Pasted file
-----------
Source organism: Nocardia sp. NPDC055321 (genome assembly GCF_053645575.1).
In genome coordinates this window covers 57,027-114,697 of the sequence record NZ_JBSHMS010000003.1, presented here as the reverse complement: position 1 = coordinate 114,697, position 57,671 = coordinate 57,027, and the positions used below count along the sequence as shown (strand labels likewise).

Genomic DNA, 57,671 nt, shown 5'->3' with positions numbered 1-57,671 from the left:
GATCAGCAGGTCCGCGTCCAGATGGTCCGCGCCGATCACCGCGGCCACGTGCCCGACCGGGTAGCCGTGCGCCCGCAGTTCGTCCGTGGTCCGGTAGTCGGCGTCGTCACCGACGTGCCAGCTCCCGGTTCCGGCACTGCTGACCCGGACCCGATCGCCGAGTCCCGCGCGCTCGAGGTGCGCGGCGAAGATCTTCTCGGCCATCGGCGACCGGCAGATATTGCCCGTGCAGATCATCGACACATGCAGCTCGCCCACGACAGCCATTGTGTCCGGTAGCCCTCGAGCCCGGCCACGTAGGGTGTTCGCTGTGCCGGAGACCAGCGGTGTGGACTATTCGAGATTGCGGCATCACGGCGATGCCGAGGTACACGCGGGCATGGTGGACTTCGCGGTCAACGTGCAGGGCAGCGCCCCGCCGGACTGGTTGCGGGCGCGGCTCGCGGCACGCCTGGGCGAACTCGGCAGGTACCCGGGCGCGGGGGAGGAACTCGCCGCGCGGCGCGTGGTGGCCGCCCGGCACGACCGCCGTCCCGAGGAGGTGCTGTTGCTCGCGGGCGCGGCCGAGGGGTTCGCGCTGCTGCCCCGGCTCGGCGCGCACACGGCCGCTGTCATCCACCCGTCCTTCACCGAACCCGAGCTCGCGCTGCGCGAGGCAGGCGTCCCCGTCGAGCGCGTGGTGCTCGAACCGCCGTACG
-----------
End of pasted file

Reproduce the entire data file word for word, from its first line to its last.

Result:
Source organism: Nocardia sp. NPDC055321 (genome assembly GCF_053645575.1).
In genome coordinates this window covers 57,027-114,697 of the sequence record NZ_JBSHMS010000003.1, presented here as the reverse complement: position 1 = coordinate 114,697, position 57,671 = coordinate 57,027, and the positions used below count along the sequence as shown (strand labels likewise).

Genomic DNA, 57,671 nt, shown 5'->3' with positions numbered 1-57,671 from the left:
GATCAGCAGGTCCGCGTCCAGATGGTCCGCGCCGATCACCGCGGCCACGTGCCCGACCGGGTAGCCGTGCGCCCGCAGTTCGTCCGTGGTCCGGTAGTCGGCGTCGTCACCGACGTGCCAGCTCCCGGTTCCGGCACTGCTGACCCGGACCCGATCGCCGAGTCCCGCGCGCTCGAGGTGCGCGGCGAAGATCTTCTCGGCCATCGGCGACCGGCAGATATTGCCCGTGCAGATCATCGACACATGCAGCTCGCCCACGACAGCCATTGTGTCCGGTAGCCCTCGAGCCCGGCCACGTAGGGTGTTCGCTGTGCCGGAGACCAGCGGTGTGGACTATTCGAGATTGCGGCATCACGGCGATGCCGAGGTACACGCGGGCATGGTGGACTTCGCGGTCAACGTGCAGGGCAGCGCCCCGCCGGACTGGTTGCGGGCGCGGCTCGCGGCACGCCTGGGCGAACTCGGCAGGTACCCGGGCGCGGGGGAGGAACTCGCCGCGCGGCGCGTGGTGGCCGCCCGGCACGACCGCCGTCCCGAGGAGGTGCTGTTGCTCGCGGGCGCGGCCGAGGGGTTCGCGCTGCTGCCCCGGCTCGGCGCGCACACGGCCGCTGTCATCCACCCGTCCTTCACCGAACCCGAGCTCGCGCTGCGCGAGGCAGGCGTCCCCGTCGAGCGCGTGGTGCTCGAACCGCCGTACG